Dubbed GriftHorse by researchers Aazim Yaswant and Nipun Gupta, the trojan has so far been used to victimize more than 10 million Android users across the world. Developers of GriftHorse are using it as a fleeceware, which is a type of malware used specifically to overcharge users with excessive subscription fees. The hackers are leveraging GriftHorse to carry out premium service scams and mobile-based billing fraud. This means infiltration aside, GriftHorse operations also amount to financial crimes. Zimperium estimated the total amount stolen as part of the campaign to be “well into the hundreds of millions of Euros.” “The cybercriminal group behind the GriftHorse campaign has built a stable cash flow of illicit funds from these victims, generating millions in recurring revenue each month with the total amount stolen potentially well into the hundreds of millions,” Yaswant and Gupta noted.
It can take months for the victim to detect the GriftHorse fraud. What’s more, is that there is no way for them to get the money back. Security researchers at Zimperium have discovered a year-long malware campaign that involved hackers using a trojanized malware dubbed GriftHorse to infect over ten million Android devices. The hackers were using the malware to conduct mobile-based billing fraud and subscription fraud to con more than 10 million Android users out of their money. Researchers at mobile security company Zimperium uncovered the malicious campaign that has been active since November 2020. The campaign involves the use of a malware trojan that spreads surreptitiously through fraudulent mobile apps available on the Google Play Store as well as third-party stores.
The GriftHorse Attack Vector GriftHorse was embedded in more than 200 mobile apps. Downloading and installing any of these infected apps results in users being continuously targeted with screen alerts or notifications, requesting them to claim a prize they’ve just won. The frequency is generally five notifications pop-ups per hour until the user accepts it. GriftHorse GriftHorse Notification | Source: Zimperium Once accepted, victims are redirected to a webpage where they’re prompted to submit their phone numbers for verification. Threat actors shrewdly leveraged the IP-based location to deliver this webpage in the regional language, thus involving a certain degree of social engineering in the overall scheme. GriftHorse Trojan Region-Specific Fraud Webpages for Egypt and Greece | Source: Zimperium See More: Google’s Built-In Defense Tool for Android is Actually Pointless: AV-TEST Report This is where the fraud takes place. The user verification via phone number is actually a ploy to subscribe them to a premium SMS service. Charges vary between €30 to €36 ($34.79 to $41.75) per month. The researchers said, “These cybercriminals took great care not to get caught by malware researchers by avoiding hardcoding URLs or reusing the same domains and filtering / serving the malicious payload based on the originating IP address’s geolocation.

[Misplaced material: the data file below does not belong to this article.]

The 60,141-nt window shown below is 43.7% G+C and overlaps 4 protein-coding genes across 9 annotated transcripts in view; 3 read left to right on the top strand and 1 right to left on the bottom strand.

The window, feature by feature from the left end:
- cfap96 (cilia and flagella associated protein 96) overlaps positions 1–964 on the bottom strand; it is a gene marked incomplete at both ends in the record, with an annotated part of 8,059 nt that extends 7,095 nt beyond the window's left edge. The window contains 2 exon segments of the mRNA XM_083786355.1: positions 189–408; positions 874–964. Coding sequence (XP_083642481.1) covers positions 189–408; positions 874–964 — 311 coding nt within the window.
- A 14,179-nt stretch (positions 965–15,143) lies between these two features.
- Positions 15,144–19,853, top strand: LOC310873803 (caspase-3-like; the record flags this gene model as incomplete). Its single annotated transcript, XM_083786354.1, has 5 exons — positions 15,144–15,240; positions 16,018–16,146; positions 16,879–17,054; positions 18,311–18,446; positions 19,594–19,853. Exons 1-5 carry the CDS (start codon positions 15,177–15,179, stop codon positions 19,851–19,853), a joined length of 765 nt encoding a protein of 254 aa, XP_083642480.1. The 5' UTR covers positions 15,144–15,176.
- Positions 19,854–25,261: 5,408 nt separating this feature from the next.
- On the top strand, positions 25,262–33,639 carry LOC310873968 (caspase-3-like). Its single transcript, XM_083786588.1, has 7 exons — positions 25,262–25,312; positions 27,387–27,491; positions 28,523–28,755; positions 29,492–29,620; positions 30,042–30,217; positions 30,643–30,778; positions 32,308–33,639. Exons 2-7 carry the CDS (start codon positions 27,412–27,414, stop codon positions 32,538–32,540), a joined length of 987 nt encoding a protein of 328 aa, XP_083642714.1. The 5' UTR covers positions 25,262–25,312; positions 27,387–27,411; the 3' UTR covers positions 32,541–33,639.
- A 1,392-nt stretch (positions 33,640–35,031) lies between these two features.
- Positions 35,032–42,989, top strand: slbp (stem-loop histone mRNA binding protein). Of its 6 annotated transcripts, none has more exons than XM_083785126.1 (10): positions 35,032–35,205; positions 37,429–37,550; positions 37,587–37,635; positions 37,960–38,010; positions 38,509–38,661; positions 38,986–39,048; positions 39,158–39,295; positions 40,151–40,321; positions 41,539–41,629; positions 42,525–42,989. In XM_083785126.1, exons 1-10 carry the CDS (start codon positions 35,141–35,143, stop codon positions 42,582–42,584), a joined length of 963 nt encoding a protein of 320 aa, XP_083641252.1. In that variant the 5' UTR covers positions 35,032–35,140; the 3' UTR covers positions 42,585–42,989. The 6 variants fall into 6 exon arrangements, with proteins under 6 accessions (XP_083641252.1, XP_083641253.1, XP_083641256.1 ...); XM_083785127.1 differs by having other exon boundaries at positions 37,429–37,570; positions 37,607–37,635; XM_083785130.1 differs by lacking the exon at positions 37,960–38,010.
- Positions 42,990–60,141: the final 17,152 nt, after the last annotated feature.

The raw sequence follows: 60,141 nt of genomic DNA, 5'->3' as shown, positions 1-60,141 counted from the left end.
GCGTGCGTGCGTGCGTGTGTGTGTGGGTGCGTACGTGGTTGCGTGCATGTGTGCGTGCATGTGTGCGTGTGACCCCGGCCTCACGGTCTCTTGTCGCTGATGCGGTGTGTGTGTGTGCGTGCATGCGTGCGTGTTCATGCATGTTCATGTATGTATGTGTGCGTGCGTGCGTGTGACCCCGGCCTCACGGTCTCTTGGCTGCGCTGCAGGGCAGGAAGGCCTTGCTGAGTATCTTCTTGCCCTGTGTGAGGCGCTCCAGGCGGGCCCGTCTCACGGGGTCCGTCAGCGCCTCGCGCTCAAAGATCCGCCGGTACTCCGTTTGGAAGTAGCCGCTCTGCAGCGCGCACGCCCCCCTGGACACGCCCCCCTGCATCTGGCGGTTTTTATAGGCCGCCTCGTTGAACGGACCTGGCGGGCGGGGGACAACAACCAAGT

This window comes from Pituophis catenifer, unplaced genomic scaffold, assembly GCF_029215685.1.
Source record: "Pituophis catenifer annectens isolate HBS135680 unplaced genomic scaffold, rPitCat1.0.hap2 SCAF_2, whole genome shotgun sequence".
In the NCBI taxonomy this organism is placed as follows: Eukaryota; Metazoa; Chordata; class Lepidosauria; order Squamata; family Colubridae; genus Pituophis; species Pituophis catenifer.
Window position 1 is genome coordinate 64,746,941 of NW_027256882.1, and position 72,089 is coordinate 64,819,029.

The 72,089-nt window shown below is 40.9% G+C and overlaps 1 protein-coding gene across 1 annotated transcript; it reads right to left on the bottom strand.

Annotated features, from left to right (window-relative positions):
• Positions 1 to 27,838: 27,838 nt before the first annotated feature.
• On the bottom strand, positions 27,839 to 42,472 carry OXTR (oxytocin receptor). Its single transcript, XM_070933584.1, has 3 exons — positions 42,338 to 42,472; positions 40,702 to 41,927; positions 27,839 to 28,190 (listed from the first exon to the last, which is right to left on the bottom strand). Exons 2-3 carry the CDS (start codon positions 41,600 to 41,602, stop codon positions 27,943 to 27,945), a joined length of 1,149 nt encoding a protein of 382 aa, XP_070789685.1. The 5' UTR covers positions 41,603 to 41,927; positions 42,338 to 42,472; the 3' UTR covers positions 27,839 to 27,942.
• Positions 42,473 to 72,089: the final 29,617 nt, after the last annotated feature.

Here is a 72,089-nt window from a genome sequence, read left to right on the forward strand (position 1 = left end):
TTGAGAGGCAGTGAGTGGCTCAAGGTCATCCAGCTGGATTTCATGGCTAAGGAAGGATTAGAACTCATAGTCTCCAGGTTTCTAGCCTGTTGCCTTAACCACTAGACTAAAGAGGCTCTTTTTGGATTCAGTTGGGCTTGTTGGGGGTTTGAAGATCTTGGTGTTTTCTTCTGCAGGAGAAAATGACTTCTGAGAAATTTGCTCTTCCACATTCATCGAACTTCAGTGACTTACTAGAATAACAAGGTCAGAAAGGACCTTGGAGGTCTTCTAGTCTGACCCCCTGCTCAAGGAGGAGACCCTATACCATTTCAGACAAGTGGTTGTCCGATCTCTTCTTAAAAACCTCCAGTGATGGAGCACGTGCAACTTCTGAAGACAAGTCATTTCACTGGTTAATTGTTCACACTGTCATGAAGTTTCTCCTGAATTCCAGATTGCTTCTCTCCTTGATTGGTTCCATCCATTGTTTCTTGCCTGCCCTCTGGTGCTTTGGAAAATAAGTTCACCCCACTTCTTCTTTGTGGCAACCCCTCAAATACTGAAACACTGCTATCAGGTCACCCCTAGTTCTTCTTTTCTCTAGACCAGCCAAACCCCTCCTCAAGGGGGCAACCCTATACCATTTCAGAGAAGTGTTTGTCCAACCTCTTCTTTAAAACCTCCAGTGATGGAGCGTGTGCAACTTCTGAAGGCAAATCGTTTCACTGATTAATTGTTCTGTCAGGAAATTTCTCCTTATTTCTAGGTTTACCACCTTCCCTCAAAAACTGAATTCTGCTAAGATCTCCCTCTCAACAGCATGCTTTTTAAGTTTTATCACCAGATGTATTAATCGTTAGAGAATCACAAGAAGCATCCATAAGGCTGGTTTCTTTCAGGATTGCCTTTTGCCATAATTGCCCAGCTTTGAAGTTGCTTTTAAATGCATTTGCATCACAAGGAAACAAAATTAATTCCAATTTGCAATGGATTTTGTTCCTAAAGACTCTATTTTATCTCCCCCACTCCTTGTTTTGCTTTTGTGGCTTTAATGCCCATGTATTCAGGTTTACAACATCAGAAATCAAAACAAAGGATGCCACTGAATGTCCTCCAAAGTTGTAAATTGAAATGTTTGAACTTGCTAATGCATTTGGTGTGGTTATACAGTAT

A complete breakdown is given below: GriftHorse App Categories GriftHorse App Type Infections Zimperium Users need to be wary of the tricks threat actors employ to carry out scams. More importantly, there need to be checks and balances in place to detect malicious activity. For example, telecom carriers can authenticate whether an authenticated user is knowingly subscribing to their service. The threat actors behind the campaign remain unknown as of now. The technical analysis of the GriftHorse campaign is detailed by Zimperium here, along with the list of compromised apps that should be promptly uninstalled. Let us know if you enjoyed reading this news on LinkedIn, Twitter, or Facebook. We would love to hear from you!
As a result, any security team, let alone an ordinary user, may have missed the malware/trojan, even with dynamic analysis on network communication. It can take months for the victim to detect the fraud and chances of getting their money back is even slimmer. Which Apps Are Infected? Google has put in a lot of effort, in association with the security research community, to keep malicious and fraudulent apps away from the Play Store for years. However, hackers are adept at using new tricks and techniques to bypass Play Store protections to sneak in malicious apps from time to time. In the recently-discovered campaign, researchers found that hackers not only infiltrated apps inside the Play Store, they also leveraged third-party app stores to propagate the malware. So much so that apps laden with the trojan are still available on third-party stores. Nevertheless, the fact that several app stores were used to spread the malice indicates that the threat actors took great care not to be discovered, either by targeted users or anyone else. It also paints a vivid picture of the risks of sideloading applications, especially when devices aren’t protected. Over-reliance on Google Play Store protections may also not work out every time. Threat actors also used a variety of different application categories to target users with varied interests. The biggest category is Tools followed by Entertainment, and Personalization.